Gustavus Adolphus was born in Stockholm on December 9, 1594, eldest son and heir of Duke Charles of the Swedish Royal House of Vasa and Christina of Holstein-Gottorp during the reign of his cousin King Sigismund III. Europe was in the grip of religious upheaval and King Sigismund III, a Catholic, was deposed in 1599 by Duke Charles who became regent and finally King Charles IX in 1604, making Prince Gustavus Adolphus heir to the Swedish throne. He was only seventeen when his father died in 1611 and Gustavus Adolphus was thrust upon the throne of Sweden with his cousin Sigismund III still trying to regain his crown (who was also King of the Polish-Lithuanian Commonwealth). In 1626, in response to this and to recover Baltic territories Sigismund had transferred from Sweden to Poland, the young King Gustavus Adolphus launched a war against Poland for control of the Baltic. It was a long and frustrating conflict, but Gustavus Adolphus was victorious, his throne secure and while he did not quite make the Baltic a Swedish lake as he had hoped, he had certainly made Sweden the dominant power in the Baltic Sea.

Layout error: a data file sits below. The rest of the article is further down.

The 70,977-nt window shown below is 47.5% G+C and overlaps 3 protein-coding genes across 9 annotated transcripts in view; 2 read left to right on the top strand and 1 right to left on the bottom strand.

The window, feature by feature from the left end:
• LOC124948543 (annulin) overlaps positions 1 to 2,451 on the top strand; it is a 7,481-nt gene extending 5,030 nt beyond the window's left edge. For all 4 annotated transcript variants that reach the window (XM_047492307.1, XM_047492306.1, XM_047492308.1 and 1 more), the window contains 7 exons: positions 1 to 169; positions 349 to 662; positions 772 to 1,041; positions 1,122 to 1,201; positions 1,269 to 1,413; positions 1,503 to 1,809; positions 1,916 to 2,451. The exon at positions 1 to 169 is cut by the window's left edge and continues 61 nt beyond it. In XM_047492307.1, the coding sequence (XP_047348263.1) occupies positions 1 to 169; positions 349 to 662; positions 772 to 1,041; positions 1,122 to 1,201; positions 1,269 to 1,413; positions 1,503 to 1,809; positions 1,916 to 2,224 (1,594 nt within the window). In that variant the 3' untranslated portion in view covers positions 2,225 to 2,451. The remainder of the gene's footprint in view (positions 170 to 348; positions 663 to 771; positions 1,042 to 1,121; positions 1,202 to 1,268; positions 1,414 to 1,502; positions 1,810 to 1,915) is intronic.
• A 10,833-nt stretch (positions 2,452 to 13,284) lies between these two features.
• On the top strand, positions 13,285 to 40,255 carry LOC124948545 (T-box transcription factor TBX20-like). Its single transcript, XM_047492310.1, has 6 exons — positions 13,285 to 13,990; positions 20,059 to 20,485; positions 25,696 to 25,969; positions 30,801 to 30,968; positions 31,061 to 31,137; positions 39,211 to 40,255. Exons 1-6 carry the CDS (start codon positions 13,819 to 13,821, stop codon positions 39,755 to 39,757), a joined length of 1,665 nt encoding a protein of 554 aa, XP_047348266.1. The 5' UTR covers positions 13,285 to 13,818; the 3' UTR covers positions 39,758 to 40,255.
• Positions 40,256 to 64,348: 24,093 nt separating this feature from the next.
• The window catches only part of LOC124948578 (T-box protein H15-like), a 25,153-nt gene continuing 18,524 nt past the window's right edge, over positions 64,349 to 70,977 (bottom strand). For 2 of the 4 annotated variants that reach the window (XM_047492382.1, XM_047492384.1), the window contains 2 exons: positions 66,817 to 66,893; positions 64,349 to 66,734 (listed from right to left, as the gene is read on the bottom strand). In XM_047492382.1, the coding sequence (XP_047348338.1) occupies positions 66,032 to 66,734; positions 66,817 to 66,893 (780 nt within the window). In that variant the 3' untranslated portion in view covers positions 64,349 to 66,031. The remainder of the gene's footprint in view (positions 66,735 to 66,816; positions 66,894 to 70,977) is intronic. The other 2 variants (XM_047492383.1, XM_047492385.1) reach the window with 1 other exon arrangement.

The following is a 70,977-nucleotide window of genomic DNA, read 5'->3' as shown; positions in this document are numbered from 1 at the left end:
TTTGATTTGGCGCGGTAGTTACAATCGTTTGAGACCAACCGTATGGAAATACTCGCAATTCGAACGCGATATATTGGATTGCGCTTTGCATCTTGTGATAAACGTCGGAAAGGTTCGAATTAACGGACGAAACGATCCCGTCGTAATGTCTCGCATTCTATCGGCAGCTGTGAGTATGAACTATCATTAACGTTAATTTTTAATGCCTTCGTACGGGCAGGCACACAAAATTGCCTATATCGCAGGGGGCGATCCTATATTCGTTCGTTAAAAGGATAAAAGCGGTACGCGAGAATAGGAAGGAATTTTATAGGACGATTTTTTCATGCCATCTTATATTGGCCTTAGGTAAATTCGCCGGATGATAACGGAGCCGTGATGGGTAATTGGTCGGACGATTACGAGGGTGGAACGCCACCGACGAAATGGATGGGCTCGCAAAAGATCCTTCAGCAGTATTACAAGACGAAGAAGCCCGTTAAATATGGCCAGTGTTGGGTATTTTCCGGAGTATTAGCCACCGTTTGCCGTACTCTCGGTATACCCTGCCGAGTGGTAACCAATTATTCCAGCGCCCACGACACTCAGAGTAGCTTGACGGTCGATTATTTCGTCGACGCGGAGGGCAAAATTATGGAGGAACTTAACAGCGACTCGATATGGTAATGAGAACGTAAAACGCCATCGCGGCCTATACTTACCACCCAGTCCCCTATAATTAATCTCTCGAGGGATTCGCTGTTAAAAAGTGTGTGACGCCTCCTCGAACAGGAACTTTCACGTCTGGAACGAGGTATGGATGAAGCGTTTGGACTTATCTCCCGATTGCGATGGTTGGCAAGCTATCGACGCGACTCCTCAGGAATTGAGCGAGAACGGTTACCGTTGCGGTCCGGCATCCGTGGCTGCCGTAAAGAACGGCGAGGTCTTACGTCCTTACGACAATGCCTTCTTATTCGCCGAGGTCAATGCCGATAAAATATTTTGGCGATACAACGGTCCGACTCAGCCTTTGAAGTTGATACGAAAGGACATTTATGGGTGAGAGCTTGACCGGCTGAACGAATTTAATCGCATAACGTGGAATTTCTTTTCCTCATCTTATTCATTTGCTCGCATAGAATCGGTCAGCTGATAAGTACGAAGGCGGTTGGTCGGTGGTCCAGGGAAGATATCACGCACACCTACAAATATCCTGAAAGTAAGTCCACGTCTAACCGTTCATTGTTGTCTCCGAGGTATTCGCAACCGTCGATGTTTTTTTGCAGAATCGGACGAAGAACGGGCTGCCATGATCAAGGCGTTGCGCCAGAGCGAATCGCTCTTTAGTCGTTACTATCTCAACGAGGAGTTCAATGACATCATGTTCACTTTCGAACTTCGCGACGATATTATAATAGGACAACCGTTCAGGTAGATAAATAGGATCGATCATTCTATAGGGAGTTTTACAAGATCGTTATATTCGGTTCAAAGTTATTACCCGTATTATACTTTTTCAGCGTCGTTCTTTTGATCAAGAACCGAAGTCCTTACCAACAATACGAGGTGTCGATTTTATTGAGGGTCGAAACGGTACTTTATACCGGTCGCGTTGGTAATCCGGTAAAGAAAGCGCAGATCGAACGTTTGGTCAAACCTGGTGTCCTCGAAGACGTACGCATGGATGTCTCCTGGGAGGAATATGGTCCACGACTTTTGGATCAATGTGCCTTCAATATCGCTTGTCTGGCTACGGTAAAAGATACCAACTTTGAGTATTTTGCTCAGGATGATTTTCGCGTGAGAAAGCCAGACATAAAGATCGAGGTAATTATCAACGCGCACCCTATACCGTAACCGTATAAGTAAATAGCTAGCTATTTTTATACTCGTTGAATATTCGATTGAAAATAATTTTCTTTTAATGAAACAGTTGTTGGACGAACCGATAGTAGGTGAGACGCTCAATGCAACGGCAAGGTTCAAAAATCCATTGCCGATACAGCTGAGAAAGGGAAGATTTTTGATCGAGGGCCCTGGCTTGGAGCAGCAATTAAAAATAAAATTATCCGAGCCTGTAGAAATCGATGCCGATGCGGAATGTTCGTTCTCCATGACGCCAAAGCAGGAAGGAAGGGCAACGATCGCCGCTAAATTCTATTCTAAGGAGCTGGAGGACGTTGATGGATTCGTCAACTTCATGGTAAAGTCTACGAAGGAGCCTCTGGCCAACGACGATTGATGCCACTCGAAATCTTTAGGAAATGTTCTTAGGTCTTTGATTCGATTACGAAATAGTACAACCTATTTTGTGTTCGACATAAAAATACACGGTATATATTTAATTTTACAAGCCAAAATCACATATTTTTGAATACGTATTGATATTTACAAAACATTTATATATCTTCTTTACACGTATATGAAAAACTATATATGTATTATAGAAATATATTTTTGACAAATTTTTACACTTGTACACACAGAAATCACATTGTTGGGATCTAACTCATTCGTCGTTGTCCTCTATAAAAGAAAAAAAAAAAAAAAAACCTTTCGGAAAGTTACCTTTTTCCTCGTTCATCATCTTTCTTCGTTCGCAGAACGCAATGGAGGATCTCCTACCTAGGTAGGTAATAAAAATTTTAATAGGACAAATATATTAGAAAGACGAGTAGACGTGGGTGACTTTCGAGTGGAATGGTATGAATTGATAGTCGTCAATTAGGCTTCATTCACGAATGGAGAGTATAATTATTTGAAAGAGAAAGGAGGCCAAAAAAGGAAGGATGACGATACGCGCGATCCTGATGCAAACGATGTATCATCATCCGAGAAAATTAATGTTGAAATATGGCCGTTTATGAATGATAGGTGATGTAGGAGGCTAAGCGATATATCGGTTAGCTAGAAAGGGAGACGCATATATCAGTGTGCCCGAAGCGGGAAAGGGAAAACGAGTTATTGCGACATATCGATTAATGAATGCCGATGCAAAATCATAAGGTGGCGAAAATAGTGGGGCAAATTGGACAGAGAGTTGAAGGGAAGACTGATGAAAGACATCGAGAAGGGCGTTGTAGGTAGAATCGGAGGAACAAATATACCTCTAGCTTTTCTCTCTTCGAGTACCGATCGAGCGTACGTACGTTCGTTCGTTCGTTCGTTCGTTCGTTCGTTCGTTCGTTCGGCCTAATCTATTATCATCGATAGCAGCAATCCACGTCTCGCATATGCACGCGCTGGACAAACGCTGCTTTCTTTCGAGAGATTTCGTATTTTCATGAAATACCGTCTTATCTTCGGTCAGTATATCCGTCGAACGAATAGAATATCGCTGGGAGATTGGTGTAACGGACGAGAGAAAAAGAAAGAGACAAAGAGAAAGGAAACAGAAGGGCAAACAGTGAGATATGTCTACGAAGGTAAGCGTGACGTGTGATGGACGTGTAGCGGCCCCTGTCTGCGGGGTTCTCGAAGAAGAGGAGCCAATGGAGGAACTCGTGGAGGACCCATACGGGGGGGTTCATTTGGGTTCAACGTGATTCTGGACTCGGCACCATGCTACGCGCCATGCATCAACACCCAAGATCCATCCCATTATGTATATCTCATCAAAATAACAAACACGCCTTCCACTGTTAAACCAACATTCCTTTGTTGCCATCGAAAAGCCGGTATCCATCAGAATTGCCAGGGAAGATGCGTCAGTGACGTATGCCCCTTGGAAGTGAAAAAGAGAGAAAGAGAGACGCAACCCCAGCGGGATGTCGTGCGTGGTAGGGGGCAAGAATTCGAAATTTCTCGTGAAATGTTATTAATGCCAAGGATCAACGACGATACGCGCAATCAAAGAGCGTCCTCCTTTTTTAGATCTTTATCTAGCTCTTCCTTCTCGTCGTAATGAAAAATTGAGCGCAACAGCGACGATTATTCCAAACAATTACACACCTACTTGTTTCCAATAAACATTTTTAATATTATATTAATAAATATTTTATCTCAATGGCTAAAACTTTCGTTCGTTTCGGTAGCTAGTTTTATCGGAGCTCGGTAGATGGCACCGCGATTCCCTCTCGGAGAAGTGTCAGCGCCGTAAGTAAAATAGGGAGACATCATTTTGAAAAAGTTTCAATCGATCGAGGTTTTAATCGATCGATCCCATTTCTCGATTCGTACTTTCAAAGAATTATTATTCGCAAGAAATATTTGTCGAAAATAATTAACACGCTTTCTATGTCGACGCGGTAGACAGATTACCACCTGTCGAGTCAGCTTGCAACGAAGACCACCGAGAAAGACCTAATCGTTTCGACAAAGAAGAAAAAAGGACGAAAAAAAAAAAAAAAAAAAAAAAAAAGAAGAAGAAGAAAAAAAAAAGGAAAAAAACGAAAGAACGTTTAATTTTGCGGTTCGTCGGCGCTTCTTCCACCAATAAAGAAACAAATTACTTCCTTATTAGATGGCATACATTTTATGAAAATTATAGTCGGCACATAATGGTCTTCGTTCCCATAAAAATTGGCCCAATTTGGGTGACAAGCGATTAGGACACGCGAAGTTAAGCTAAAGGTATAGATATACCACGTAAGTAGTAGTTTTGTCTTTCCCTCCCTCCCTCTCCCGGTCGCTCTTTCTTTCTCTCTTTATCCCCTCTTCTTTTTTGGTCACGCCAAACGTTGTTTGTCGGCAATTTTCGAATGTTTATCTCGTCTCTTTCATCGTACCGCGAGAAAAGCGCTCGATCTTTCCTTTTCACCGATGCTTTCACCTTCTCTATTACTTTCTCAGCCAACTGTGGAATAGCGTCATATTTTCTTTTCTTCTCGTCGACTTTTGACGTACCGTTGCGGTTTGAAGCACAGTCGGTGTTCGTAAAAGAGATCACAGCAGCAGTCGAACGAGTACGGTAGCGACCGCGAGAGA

King Charles IX had trained his son almost from birth to be the best king possible. Part of this was political training but a large part was also military training and Gustavus Adolphus excelled at it. Even as a teenager he led Swedish troops in repelling a Danish attack in East Gotland. As King of Sweden he proved to be a man of great courage, creative thinking, grand ambitions and disciplined determination. If he was better at war than government he at least had the self-awareness to realize it and, as any good King should do, appointed an eminently qualified statesman to oversee administration while he focused on the military. This man was Axel Oxenstierna who the King made his chancellor and together they proved a winning team in the political arena and on the battlefield. By the time the Thirty Years War broke out in Central Europe, Gustavus Adolphus was already known as the “Lion of the North” for his great victories in Latvia and around the Baltic. He was impressive enough to catch the attention of the French Cardinal Richelieu, the power-behind-the-throne in the Kingdom of France. Cardinal Richelieu considered the Swedish warrior king his great “find” and helped fund his entry into the Thirty Years War.